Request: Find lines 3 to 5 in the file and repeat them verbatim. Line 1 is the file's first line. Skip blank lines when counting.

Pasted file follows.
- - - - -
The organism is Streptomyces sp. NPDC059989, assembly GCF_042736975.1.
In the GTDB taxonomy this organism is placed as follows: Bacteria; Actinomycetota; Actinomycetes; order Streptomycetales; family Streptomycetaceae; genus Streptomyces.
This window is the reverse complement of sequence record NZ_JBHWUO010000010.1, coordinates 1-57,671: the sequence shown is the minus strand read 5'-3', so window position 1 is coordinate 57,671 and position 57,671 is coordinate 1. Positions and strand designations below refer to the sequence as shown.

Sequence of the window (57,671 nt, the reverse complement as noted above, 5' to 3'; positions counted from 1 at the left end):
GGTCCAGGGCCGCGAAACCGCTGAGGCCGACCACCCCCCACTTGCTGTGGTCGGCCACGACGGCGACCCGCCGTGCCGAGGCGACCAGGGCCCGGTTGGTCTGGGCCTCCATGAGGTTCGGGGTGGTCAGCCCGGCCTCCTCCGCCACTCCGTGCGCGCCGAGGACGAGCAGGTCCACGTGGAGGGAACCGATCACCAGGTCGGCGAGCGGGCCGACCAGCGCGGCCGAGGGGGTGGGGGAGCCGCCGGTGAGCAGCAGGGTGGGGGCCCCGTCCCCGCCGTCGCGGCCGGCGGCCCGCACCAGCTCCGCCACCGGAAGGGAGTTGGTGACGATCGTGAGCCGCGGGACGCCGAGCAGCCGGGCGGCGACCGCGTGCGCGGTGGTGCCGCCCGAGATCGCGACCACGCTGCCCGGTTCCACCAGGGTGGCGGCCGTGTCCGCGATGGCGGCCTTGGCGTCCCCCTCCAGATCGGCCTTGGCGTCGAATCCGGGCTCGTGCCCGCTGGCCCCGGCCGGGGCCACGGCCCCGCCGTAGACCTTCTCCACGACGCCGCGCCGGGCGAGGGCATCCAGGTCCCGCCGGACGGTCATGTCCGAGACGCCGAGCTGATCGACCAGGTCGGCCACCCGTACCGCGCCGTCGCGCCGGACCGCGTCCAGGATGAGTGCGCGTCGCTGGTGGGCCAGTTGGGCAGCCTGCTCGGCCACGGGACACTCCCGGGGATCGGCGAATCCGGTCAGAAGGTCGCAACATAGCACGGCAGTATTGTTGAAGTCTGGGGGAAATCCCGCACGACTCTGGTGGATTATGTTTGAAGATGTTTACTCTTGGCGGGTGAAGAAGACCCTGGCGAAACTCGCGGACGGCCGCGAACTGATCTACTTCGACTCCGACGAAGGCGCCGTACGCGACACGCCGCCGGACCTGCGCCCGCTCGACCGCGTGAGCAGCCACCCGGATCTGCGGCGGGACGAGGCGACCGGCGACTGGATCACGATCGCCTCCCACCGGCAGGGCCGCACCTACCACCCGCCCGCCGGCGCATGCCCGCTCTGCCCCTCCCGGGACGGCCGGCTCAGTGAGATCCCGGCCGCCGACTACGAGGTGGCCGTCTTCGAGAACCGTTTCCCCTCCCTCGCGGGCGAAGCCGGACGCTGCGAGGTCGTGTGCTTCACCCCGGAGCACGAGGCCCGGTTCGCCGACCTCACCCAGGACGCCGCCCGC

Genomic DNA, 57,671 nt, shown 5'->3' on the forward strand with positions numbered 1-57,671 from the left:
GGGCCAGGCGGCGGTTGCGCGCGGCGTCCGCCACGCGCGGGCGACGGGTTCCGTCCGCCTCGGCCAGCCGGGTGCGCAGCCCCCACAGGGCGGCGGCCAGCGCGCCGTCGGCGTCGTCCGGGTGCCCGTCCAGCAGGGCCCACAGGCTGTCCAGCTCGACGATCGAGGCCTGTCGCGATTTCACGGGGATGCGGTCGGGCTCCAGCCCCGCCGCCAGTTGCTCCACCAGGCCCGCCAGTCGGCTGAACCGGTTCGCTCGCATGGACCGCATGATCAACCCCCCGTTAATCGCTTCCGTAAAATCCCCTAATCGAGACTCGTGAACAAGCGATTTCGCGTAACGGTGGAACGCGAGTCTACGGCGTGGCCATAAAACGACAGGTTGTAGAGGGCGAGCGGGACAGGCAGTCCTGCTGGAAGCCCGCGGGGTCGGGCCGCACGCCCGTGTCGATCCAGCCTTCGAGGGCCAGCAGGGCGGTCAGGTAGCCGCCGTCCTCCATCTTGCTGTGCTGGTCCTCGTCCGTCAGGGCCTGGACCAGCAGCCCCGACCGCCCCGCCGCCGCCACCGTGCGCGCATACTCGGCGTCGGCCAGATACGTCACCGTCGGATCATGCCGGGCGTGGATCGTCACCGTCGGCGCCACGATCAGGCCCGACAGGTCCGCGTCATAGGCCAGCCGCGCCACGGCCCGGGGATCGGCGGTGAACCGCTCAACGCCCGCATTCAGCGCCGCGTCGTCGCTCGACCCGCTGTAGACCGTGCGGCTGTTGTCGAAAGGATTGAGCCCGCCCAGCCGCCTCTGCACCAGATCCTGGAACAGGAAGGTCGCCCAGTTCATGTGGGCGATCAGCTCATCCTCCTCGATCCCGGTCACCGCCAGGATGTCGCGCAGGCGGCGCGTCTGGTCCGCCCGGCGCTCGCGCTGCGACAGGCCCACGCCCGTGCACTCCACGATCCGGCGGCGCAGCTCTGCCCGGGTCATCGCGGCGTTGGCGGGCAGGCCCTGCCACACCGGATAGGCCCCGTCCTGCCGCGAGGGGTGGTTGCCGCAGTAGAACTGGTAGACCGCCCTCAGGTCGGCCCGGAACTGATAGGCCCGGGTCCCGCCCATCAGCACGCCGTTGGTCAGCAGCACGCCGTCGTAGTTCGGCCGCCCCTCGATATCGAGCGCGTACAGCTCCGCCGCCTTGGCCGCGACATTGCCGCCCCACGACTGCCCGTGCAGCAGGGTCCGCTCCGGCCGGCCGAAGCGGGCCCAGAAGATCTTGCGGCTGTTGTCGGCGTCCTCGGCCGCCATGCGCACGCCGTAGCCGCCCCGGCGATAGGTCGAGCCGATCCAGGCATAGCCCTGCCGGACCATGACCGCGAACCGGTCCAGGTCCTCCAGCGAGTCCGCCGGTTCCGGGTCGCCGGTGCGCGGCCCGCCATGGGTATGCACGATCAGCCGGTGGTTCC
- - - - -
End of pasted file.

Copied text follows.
This window is the reverse complement of sequence record NZ_JBHWUO010000010.1, coordinates 1-57,671: the sequence shown is the minus strand read 5'-3', so window position 1 is coordinate 57,671 and position 57,671 is coordinate 1. Positions and strand designations below refer to the sequence as shown.

Sequence of the window (57,671 nt, the reverse complement as noted above, 5' to 3'; positions counted from 1 at the left end):
GGTCCAGGGCCGCGAAACCGCTGAGGCCGACCACCCCCCACTTGCTGTGGTCGGCCACGACGGCGACCCGCCGTGCCGAGGCGACCAGGGCCCGGTTGGTCTGGGCCTCCATGAGGTTCGGGGTGGTCAGCCCGGCCTCCTCCGCCACTCCGTGCGCGCCGAGGACGAGCAGGTCCACGTGGAGGGAACCGATCACCAGGTCGGCGAGCGGGCCGACCAGCGCGGCCGAGGGGGTGGGGGAGCCGCCGGTGAGCAGCAGGGTGGGGGCCCCGTCCCCGCCGTCGCGGCCGGCGGCCCGCACCAGCTCCGCCACCGGAAGGGAGTTGGTGACGATCGTGAGCCGCGGGACGCCGAGCAGCCGGGCGGCGACCGCGTGCGCGGTGGTGCCGCCCGAGATCGCGACCACGCTGCCCGGTTCCACCAGGGTGGCGGCCGTGTCCGCGATGGCGGCCTTGGCGTCCCCCTCCAGATCGGCCTTGGCGTCGAATCCGGGCTCGTGCCCGCTGGCCCCGGCCGGGGCCACGGCCCCGCCGTAGACCTTCTCCACGACGCCGCGCCGGGCGAGGGCATCCAGGTCCCGCCGGACGGTCATGTCCGAGACGCCGAGCTGATCGACCAGGTCGGCCACCCGTACCGCGCCGTCGCGCCGGACCGCGTCCAGGATGAGTGCGCGTCGCTGGTGGGCCAGTTGGGCAGCCTGCTCGGCCACGGGACACTCCCGGGGATCGGCGAATCCGGTCAGAAGGTCGCAACATAGCACGGCAGTATTGTTGAAGTCTGGGGGAAATCCCGCACGACTCTGGTGGATTATGTTTGAAGATGTTTACTCTTGGCGGGTGAAGAAGACCCTGGCGAAACTCGCGGACGGCCGCGAACTGATCTACTTCGACTCCGACGAAGGCGCCGTACGCGACACGCCGCCGGACCTGCGCCCGCTCGACCGCGTGAGCAGCCACCCGGATCTGCGGCGGGACGAGGCGACCGGCGACTGGATCACGATCGCCTCCCACCGGCAGGGCCGCACCTACCACCCGCCCGCCGGCGCATGCCCGCTCTGCCCCTCCCGGGACGGCCGGCTCAGTGAGATCCCGGCCGCCGACTACGAGGTGGCCGTCTTCGAGAACCGTTTCCCCTCCCTCGCGGGCGAAGCCGGACGCTGCGAGGTCGTGTGCTTCACCCCGGAGCACGAGGCCCGGTTCGCCGACCTCACCCAGGACGCCGCCCGC